It’s LITA’s 40th anniversary (as a division, not with the current name). There’s a section of LITA’s website devoted to the 40th anniversary celebration. (If you go there, and you look at the PowerPoint of pictures, be kind: I don’t always or even frequently photograph well.)
I was president of LITA in 1992/1993. That was part of six continuous years on the LITA Board (which, given ALA rules, is only possible if you’re elected Vice President/President-Elect in the third year of a Board term–unlike ALA Councillors, Division Board members can’t be re-elected), including four on the Executive Committee. I presided over the program honoring LITA’s 25th anniversary. (If you can do the math, you’ll see that it wasn’t LITA’s 25th, but I did the program.)
The first major award I ever won was the LITA/Library Hi Tech Communications Award (that’s not the full name, which is too long to repeat here), in 1995.
I edited the LITA Newsletter for almost ten years, more than half of its life as a print publication. That included the LITA Yearbook 1992, the one and only book-length issue of the LITA Newsletter (Actually, it was a supplement, and came out of the regular budget–I learned how to manipulate the newsletter budget to get more pages without more money, partly by doing the copy-editing and typesetting myself. The supplement was a 122-page paperback, and the d*nedest annual conference report LITA’s ever seen.)
Fact is, for a very long time I only joined ALA because you had to be an ALA member to join ISAD (LITA’s predecessor) and, later, LITA. LITA was where I met people, where I started writing and speaking within the library field, where I found a few hundred friends and acquaintances.
So I’m a LITA member for life. Right?
Maybe. Maybe not.
It bothered me when the LITA Newsletter disappeared–first moving from print to online publication and dwindling pretty rapidly after that. I nudged about it now and then. I heard encouraging words about steps LITA was taking. Meanwhile, I still have very little idea what interest groups will be discussing at Midwinter, even less idea what happened at Midwinter, and not much help to plan Annual either, except for the formal programs. The LITA blog helps a little, but I still feel somewhat alienated from my division.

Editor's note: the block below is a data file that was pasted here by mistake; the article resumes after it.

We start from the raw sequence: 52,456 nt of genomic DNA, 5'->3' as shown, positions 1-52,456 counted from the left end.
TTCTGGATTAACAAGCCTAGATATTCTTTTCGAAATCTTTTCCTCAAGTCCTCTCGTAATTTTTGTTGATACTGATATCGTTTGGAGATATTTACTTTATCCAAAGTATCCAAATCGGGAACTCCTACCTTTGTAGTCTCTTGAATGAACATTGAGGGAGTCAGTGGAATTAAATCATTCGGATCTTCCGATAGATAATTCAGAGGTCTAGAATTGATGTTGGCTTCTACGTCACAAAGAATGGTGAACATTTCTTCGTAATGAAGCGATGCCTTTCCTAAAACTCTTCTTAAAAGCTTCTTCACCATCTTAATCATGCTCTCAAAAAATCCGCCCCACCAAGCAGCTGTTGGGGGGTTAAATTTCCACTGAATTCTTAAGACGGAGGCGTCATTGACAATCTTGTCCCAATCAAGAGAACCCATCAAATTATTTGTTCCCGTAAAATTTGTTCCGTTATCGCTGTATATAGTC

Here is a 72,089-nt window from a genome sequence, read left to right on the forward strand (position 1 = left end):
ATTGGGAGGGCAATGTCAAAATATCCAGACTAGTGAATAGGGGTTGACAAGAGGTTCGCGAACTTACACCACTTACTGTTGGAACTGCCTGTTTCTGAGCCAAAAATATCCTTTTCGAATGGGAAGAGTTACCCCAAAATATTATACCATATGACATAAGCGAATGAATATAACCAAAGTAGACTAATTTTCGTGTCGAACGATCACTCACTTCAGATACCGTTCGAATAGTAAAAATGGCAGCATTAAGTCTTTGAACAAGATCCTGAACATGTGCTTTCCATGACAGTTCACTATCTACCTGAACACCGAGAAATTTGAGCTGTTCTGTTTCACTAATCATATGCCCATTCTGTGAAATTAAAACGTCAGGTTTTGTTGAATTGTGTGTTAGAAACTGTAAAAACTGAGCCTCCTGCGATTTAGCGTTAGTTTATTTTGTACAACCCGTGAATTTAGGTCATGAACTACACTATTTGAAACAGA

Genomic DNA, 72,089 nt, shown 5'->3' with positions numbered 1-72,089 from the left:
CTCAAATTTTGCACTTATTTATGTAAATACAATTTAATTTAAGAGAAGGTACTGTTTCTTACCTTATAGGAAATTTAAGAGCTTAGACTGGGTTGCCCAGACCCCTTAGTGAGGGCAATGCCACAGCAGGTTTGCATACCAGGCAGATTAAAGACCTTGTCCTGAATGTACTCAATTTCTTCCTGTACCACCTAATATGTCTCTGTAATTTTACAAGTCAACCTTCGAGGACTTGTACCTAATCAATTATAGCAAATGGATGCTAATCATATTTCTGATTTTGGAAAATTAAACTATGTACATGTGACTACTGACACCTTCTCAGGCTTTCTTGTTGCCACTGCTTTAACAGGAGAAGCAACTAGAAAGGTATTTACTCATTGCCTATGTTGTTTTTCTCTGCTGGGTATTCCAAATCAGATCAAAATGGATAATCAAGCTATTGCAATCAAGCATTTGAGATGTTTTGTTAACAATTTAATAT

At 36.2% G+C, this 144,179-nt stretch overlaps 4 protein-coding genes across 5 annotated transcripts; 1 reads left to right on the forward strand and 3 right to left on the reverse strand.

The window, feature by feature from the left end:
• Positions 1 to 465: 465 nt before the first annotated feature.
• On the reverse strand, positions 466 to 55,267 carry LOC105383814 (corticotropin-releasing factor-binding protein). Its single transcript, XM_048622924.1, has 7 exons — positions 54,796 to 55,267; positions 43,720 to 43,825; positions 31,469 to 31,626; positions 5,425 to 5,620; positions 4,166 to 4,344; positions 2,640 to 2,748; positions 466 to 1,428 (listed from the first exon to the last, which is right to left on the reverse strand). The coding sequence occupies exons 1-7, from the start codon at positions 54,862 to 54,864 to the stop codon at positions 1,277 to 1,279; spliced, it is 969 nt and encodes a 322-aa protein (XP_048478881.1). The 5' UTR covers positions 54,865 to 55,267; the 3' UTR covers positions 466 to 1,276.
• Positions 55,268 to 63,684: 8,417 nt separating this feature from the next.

It bothered me a lot when LITA increased its dues to $60, the highest in ALA–and, for the first time in my memory, did so without a membership vote. I’ve been asking here and there just what I’m getting for $60 a year…with relatively little response. LITA lost a fair number of members after that dues increase, but as with most sharp increases, the overall numbers apparently look good–but at the expense of a shrinking membership.
Now there’s an ALA dues increase, although at least we get to vote on this one: $30 a year, phased in over a three-year period. So I’d end up paying $190 a year. Plus, of course, increasing prices for conference registration.
I appreciate ALA’s lobbying efforts; I think the Washington Office generally does a fine, effective job. I appreciate American Libraries (even if I wasn’t a good fit as a columnist). I still enjoy Midwinter most years and Annual perhaps a little less; those are still the places I get to meet new colleagues and get in touch with some of my long-standing friends and acquaintances. And, once in a while, even learn something new. I don’t know about ALA-APA, but in any case I’m not a professional librarian, so it’s largely irrelevant.
So is the ALA-LITA combination worth $160 now and $190 in 2009? (OK, so when I retire some time later, the ALA portion of the dues goes down. Doesn’t it?) Am I really going to stick with LITA forever because of my past history with the division? Will I still be part of LITA for its 45th anniversary? (That’s the question in the title. It’s 15 years too late for me to make it to 45 in a more general sense.)
Damned if I know.